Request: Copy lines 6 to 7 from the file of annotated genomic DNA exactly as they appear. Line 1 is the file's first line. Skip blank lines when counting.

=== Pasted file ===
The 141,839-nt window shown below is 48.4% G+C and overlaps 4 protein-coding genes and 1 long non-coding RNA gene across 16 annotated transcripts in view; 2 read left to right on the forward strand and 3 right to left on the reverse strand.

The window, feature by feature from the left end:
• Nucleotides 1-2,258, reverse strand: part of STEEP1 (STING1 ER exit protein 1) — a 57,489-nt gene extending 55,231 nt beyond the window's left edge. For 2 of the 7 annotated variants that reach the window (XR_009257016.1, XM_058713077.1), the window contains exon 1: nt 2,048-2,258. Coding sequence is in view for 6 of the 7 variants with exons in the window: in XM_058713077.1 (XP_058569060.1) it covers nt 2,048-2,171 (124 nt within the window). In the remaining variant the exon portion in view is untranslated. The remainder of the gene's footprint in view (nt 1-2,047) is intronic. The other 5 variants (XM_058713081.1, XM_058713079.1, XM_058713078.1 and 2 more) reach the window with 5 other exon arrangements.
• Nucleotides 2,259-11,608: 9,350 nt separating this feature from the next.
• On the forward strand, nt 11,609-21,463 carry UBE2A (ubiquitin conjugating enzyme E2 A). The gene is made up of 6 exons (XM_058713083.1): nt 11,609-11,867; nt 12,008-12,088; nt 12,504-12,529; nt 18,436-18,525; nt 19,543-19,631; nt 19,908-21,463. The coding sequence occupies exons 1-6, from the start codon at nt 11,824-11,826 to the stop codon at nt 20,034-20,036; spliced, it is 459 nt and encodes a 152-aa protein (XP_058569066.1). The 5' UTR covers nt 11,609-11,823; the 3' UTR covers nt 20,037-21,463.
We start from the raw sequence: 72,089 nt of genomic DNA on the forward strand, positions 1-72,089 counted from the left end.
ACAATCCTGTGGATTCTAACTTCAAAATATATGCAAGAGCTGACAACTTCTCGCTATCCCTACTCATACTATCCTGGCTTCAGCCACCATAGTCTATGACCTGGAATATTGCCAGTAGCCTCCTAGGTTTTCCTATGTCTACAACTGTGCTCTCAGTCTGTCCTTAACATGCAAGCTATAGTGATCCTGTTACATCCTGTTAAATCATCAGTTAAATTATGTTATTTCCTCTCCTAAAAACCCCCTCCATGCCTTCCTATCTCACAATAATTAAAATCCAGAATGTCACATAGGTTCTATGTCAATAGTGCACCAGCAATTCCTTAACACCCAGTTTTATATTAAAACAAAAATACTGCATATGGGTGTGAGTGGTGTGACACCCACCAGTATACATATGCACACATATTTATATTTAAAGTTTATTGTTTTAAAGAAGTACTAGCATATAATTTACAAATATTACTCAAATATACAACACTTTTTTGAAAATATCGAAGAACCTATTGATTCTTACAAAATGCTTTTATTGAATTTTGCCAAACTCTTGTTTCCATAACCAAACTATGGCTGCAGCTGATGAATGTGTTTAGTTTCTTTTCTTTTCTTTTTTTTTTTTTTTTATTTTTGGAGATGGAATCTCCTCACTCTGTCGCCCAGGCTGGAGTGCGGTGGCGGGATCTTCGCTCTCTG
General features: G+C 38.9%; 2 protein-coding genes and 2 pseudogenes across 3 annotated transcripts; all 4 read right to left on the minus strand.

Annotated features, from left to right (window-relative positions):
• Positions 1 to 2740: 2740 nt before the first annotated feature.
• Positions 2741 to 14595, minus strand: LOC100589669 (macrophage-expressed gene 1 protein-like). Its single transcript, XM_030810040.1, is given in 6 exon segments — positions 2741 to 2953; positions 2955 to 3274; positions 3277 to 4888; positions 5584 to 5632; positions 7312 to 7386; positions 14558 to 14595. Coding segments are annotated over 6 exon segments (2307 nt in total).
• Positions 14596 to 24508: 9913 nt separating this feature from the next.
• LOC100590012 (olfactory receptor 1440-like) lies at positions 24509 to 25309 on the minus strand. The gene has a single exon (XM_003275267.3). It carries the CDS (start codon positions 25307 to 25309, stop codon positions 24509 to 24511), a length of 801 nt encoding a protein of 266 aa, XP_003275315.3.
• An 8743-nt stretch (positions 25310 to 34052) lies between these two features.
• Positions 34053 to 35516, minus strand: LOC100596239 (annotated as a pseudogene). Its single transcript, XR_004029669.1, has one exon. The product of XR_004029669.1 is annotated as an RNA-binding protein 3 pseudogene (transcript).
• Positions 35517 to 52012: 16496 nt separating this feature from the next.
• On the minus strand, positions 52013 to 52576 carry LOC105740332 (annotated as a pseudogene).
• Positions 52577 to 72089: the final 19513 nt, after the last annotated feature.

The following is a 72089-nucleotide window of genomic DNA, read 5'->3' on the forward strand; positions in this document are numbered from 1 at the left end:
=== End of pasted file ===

We start from the raw sequence: 72,089 nt of genomic DNA on the forward strand, positions 1-72,089 counted from the left end.
ACAATCCTGTGGATTCTAACTTCAAAATATATGCAAGAGCTGACAACTTCTCGCTATCCCTACTCATACTATCCTGGCTTCAGCCACCATAGTCTATGACCTGGAATATTGCCAGTAGCCTCCTAGGTTTTCCTATGTCTACAACTGTGCTCTCAGTCTGTCCTTAACATGCAAGCTATAGTGATCCTGTTACATCCTGTTAAATCATCAGTTAAATTATGTTATTTCCTCTCCTAAAAACCCCCTCCATGCCTTCCTATCTCACAATAATTAAAATCCAGAATGTCACATAGGTTCTATGTCAATAGTGCACCAGCAATTCCTTAACACCCAGTTTTATATTAAAACAAAAATACTGCATATGGGTGTGAGTGGTGTGACACCCACCAGTATACATATGCACACATATTTATATTTAAAGTTTATTGTTTTAAAGAAGTACTAGCATATAATTTACAAATATTACTCAAATATACAACACTTTTTTGAAAATATCGAAGAACCTATTGATTCTTACAAAATGCTTTTATTGAATTTTGCCAAACTCTTGTTTCCATAACCAAACTATGGCTGCAGCTGATGAATGTGTTTAGTTTCTTTTCTTTTCTTTTTTTTTTTTTTTTATTTTTGGAGATGGAATCTCCTCACTCTGTCGCCCAGGCTGGAGTGCGGTGGCGGGATCTTCGCTCTCTG